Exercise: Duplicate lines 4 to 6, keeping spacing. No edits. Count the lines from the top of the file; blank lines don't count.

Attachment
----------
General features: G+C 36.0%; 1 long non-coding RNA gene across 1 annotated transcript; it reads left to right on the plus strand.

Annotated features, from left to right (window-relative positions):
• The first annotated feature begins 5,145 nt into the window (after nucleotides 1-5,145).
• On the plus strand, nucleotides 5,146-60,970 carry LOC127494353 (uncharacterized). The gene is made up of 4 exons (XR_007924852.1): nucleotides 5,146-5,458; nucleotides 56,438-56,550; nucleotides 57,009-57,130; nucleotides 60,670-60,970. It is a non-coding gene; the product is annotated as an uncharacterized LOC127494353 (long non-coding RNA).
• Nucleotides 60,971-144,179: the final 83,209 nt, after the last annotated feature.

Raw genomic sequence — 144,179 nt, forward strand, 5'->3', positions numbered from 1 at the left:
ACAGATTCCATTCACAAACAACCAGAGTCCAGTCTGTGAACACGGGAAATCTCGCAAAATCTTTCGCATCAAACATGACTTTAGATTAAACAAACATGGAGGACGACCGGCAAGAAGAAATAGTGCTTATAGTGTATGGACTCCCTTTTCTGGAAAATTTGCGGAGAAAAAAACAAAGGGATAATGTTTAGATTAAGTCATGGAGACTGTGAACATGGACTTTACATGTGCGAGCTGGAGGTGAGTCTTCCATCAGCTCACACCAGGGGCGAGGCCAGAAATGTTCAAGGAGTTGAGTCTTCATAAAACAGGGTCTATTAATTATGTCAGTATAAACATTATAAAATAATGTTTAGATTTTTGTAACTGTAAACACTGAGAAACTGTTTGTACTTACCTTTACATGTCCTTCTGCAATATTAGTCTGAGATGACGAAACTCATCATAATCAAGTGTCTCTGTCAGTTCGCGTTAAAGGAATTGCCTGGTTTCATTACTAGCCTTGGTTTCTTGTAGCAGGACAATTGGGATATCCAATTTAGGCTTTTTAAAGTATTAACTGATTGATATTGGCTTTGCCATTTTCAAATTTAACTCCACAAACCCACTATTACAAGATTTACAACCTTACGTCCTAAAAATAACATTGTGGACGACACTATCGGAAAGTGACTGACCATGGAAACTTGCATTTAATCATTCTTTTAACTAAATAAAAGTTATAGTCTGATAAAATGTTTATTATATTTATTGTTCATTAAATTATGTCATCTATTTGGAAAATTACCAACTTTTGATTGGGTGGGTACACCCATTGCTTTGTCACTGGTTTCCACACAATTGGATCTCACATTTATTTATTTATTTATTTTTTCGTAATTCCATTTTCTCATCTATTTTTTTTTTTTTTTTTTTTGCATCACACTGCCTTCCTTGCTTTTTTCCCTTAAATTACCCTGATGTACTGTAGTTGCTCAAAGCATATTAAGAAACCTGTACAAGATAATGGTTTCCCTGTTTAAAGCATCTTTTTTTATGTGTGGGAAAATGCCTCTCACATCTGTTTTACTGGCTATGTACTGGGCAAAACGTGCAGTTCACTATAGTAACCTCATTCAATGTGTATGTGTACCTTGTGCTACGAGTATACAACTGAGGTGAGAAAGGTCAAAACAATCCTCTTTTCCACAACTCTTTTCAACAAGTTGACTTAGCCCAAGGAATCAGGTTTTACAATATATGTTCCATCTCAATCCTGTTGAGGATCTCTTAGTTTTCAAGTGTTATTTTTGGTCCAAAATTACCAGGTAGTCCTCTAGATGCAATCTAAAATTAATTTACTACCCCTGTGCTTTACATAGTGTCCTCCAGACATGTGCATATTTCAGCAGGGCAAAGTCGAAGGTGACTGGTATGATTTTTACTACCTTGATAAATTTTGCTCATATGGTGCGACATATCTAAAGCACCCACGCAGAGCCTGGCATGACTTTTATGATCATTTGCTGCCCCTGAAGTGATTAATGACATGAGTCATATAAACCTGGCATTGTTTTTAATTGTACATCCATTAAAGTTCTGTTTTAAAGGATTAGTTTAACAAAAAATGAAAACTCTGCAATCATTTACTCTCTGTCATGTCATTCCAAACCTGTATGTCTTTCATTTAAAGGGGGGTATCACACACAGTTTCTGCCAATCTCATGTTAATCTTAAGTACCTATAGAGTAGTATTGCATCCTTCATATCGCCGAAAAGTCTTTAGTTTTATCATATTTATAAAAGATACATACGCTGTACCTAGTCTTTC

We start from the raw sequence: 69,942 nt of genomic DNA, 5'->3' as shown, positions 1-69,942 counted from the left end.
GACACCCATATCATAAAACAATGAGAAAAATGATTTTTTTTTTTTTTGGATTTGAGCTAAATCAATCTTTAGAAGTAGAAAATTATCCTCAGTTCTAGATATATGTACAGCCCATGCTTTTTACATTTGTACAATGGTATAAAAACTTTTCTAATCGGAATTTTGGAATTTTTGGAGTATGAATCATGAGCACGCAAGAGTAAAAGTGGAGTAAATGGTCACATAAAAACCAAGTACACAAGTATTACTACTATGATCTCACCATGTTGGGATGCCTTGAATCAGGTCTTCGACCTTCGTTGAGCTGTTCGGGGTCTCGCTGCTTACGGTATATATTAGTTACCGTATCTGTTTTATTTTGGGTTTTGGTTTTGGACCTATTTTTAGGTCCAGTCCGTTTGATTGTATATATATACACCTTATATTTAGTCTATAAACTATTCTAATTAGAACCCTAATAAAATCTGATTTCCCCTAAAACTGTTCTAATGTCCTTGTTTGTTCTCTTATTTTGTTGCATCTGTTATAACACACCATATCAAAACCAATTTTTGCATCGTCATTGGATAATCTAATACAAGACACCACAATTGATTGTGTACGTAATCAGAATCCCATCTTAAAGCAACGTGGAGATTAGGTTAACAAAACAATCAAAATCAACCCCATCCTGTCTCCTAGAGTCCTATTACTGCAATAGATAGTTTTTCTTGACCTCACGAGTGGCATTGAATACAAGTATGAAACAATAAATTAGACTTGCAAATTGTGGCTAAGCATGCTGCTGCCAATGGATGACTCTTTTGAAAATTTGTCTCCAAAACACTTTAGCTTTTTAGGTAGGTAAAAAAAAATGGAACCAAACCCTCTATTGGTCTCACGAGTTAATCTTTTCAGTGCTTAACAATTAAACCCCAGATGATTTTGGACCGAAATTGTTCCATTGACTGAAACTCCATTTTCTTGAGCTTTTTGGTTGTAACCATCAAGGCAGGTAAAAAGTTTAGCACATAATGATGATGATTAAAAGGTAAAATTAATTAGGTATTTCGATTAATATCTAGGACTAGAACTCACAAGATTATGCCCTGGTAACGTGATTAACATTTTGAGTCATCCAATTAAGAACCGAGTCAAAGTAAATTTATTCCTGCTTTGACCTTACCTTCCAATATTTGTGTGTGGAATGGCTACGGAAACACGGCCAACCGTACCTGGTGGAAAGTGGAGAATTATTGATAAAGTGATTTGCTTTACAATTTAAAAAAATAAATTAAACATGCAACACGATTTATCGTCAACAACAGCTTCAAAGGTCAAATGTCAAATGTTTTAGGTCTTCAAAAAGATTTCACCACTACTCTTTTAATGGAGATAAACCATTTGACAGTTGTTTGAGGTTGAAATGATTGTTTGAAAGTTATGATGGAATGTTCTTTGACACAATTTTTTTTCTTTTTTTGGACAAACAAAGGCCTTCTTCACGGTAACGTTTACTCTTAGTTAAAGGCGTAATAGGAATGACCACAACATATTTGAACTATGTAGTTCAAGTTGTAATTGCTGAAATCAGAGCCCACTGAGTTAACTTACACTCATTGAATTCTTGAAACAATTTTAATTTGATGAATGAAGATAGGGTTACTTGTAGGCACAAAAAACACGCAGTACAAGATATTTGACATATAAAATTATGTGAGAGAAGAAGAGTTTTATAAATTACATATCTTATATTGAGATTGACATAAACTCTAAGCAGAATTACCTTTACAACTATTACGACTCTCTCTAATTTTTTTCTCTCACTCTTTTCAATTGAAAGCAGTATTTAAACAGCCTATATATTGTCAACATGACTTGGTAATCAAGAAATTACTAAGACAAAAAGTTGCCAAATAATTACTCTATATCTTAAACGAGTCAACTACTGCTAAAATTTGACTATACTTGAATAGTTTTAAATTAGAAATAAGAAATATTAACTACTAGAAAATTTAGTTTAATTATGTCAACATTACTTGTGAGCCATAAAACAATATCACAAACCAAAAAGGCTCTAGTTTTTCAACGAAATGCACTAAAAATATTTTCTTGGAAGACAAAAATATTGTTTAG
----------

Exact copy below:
• On the plus strand, nucleotides 5,146-60,970 carry LOC127494353 (uncharacterized). The gene is made up of 4 exons (XR_007924852.1): nucleotides 5,146-5,458; nucleotides 56,438-56,550; nucleotides 57,009-57,130; nucleotides 60,670-60,970. It is a non-coding gene; the product is annotated as an uncharacterized LOC127494353 (long non-coding RNA).
• Nucleotides 60,971-144,179: the final 83,209 nt, after the last annotated feature.

Raw genomic sequence — 144,179 nt, forward strand, 5'->3', positions numbered from 1 at the left: